Walk and Bike to School Day Events
The Walk and Bike to School Day Events webinar provides an overview of sample programs and strategies to make your event a success:
- Script for Walk and Bike to School Day Events webinar (PDF, .1 MB)
- Slides for Walk and Bike to School Day Events webinar (PDF, 6 MB)
Find more resources at WalkBiketoSchool.org and start planning for National Walk to School Day in October and National Bike to School Day in May.
Competitions and Trip Tracking
Competitions and contests reward students by tracking the number of times they walk, bike, carpool or take transit to school. Contests can be individual, classroom competitions, school wide, or between schools. Get ideas to kick-start your program with the Competitions and Trip Tracking webinar:
- Script for Encouragement Programs webinar (PDF, .1 MB)
- Slides for Encouragement Programs webinar (PDF, 7 MB)
The online marketing toolkit is your quick-stop shop for spreading the word about Minnesota SRTS. It’s an easy way to get kids moving, parents informed, and the neighborhood excited!
Here you’ll find ready-to-print and customizable posters, flyers, and many more essential materials to promote your program and events. Just download, print and distribute. These are perfect for getting information and awareness about your SRTS program around quickly.
|Poster: 8-1/2 x 11||
PDF (11.8 MB)
|Poster: 11 x 17||
PDF (24.3 MB)
PDF (2.6 MB)
|Trifold (smaller version of brochure)||
PDF (1 MB)
PDF (1.6 MB)
PDF (610 KB)
|Logo Sticker Labels||
PDF (1.7 MB)
|Horizontal Color Logo||PDF (65 KB)|
|Vertical Color Logo||PDF (67 KB)|
|Horizontal Black and White Logo||PDF (60 KB)|
|Vertical Black and White Logo||PDF (61 KB)|
Many parents cite speeding cars or distracted drivers as primary concerns affecting whether they allow their child to walk or bicycle to school. Enforcement activities help increase compliance with traffic and parking laws, making the streets safer for all users. The Enforcement Program Matrix (PDF, 331 KB) gives an overview of successful enforcement activities schools have pursued as part of a SRTS program.
- Legionville School Safety Patrol Training Center - Training center for school and school bus patrols.
Evaluation helps you demonstrate the impact of your SRTS program. It’s important to begin your SRTS efforts with a baseline survey, in order to capture the full effect of your work. Learn more about the national SRTS evaluation resources and instructions on the Planning and Evaluation page.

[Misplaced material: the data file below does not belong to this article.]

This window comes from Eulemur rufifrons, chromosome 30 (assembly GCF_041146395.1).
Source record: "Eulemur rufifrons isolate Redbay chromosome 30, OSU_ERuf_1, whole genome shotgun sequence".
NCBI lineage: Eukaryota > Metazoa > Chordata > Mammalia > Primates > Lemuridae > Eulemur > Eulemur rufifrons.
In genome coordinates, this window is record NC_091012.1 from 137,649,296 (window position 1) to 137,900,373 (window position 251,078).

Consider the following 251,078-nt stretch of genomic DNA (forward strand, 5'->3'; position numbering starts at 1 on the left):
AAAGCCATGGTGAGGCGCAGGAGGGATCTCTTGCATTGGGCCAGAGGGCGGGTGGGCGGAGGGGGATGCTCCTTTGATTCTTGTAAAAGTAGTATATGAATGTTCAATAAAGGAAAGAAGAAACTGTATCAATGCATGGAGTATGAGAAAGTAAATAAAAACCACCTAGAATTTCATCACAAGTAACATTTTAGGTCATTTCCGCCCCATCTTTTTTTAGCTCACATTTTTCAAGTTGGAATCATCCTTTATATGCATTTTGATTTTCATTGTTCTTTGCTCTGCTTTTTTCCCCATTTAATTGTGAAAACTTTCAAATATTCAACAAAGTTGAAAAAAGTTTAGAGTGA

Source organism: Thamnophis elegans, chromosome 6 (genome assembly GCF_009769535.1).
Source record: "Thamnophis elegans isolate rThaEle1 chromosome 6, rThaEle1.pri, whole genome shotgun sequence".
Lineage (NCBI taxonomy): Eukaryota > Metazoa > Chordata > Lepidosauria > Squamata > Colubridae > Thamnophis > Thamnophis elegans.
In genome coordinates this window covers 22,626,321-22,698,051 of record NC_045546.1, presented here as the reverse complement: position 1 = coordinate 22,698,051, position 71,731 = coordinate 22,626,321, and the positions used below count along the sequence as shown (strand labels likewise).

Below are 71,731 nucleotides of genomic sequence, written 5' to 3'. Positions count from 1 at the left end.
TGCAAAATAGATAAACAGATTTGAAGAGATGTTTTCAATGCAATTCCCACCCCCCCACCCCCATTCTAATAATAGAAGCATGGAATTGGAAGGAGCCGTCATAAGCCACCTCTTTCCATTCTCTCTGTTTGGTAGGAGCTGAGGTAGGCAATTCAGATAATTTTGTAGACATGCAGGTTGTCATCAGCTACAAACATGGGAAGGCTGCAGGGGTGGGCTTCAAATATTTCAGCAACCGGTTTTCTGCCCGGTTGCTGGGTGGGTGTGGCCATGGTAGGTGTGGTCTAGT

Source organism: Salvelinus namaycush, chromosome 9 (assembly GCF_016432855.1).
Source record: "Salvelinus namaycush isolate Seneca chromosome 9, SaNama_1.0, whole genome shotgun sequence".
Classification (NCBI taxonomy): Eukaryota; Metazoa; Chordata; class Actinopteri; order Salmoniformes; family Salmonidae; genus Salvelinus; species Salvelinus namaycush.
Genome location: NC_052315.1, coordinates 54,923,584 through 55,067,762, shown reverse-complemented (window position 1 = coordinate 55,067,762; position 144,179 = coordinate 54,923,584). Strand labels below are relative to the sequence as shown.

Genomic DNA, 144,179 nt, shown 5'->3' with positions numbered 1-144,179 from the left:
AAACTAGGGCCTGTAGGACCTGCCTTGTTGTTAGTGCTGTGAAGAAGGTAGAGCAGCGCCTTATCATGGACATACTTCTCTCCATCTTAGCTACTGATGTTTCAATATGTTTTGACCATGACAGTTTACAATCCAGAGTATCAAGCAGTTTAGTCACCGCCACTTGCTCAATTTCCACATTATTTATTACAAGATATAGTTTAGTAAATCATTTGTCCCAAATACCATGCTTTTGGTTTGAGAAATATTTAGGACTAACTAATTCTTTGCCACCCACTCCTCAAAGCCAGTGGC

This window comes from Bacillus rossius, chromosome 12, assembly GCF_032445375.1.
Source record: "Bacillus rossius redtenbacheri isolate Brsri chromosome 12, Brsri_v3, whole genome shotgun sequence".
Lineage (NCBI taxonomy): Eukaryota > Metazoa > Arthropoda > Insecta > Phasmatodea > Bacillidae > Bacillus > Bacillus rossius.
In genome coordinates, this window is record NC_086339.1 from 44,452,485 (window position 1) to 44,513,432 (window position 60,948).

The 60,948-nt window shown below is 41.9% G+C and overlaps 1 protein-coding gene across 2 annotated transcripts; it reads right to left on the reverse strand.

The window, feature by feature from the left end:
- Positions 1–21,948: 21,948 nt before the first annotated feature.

Many of our communities have not been designed to be safe and comfortable for people walking and bicycling. Walkability and bikeability audits can help identify areas around your school in need of upgrades like crosswalks, signals, or bike facilities. Once problem areas have been identified, communities can work with local governments to prioritize local funding for improvements or apply for funding through MnDOT’s SRTS grant process or other sources.
- Minnesota’s Best Practices for Pedestrian/Bicycle Safety (PDF, 8.6 MB) - Resource guide to assist with the development of SRTS plans or projects.
- School Zone Resources (PDF, 151.2 KB)
- Minnesota Manual on Uniform Traffic Control Devices - Traffic Controls for School Areas (PDF, 13.14 MB)
- National Center for Safe Routes to School - This national site is a great resource for training opportunities and program materials. It also houses tools for collecting data and can generate automatic summary reports.
- Safe Routes Partnership - From a reading list of children’s books that promote walking and bicycling to sample school wellness policies, the Safe Routes Partnership has resources to help your SRTS program be successful.
- Biking in Minnesota - Learn all about statewide bicycle planning and programs.
- Walking in Minnesota - Explore MnDOT’s pedestrian safety best practices and learn about Minnesota laws that apply to pedestrians.
- Public Health Law Center - With many SRTS policy and legal resources tailored to Minnesota, the Public Health Law Center is a great source for SRTS information.